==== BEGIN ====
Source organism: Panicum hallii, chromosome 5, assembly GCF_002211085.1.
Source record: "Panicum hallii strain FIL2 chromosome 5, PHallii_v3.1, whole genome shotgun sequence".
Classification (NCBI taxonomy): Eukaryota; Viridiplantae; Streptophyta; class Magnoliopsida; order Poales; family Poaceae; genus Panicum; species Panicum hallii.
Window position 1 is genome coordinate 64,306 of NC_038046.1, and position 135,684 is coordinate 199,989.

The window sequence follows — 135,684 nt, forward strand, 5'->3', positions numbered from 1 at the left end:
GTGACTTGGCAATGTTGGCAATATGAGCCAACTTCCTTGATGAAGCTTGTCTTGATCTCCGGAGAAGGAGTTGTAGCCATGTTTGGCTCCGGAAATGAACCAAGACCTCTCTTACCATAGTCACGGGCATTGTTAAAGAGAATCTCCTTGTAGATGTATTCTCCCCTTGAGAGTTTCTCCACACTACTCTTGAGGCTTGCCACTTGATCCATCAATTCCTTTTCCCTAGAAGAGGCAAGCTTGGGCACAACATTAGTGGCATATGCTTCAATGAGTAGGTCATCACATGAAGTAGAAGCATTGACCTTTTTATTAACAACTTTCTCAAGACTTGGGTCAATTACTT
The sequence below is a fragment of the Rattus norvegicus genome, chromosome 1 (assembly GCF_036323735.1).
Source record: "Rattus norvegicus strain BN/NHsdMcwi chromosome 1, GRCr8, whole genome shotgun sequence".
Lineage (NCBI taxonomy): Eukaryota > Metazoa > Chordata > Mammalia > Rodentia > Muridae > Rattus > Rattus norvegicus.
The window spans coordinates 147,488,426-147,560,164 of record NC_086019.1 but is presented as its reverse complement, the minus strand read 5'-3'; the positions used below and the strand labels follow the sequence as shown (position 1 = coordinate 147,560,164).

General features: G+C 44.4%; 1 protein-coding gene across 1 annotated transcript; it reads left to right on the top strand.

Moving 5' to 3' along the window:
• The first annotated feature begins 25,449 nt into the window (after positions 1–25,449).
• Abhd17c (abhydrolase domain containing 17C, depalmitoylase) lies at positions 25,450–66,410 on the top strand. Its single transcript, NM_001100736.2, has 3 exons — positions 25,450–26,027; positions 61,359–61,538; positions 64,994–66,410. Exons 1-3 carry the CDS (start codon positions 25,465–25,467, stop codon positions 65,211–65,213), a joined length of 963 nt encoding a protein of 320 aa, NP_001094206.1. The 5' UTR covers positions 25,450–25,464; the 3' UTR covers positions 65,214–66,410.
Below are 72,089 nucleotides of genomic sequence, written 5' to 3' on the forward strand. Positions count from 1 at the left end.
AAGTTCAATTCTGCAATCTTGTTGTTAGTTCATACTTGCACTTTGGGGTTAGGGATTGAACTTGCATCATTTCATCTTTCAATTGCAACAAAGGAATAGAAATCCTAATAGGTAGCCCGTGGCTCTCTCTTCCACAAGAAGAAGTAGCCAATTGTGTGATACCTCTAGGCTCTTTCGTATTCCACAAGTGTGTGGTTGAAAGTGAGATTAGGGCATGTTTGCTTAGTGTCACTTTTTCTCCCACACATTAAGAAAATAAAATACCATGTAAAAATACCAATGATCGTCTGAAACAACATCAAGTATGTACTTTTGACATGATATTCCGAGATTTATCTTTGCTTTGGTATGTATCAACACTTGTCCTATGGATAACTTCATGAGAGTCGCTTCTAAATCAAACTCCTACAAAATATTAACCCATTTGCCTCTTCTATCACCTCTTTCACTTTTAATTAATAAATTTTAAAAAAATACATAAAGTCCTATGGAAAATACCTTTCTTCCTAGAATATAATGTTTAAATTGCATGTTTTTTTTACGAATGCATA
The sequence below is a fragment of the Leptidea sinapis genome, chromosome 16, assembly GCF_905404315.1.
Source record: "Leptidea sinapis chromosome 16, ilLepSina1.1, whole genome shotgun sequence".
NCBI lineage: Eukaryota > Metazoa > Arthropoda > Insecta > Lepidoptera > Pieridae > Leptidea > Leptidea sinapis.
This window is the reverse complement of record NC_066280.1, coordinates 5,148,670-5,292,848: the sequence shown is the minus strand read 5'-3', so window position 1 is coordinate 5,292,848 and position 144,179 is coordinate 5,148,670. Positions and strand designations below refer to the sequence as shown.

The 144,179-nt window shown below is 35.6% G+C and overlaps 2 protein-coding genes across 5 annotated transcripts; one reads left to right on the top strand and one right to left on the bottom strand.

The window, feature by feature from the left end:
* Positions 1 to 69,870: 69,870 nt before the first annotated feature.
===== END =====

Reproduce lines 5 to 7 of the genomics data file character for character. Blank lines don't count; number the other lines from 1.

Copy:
The window sequence follows — 135,684 nt, forward strand, 5'->3', positions numbered from 1 at the left end:
GTGACTTGGCAATGTTGGCAATATGAGCCAACTTCCTTGATGAAGCTTGTCTTGATCTCCGGAGAAGGAGTTGTAGCCATGTTTGGCTCCGGAAATGAACCAAGACCTCTCTTACCATAGTCACGGGCATTGTTAAAGAGAATCTCCTTGTAGATGTATTCTCCCCTTGAGAGTTTCTCCACACTACTCTTGAGGCTTGCCACTTGATCCATCAATTCCTTTTCCCTAGAAGAGGCAAGCTTGGGCACAACATTAGTGGCATATGCTTCAATGAGTAGGTCATCACATGAAGTAGAAGCATTGACCTTTTTATTAACAACTTTCTCAAGACTTGGGTCAATTACTT
The sequence below is a fragment of the Rattus norvegicus genome, chromosome 1 (assembly GCF_036323735.1).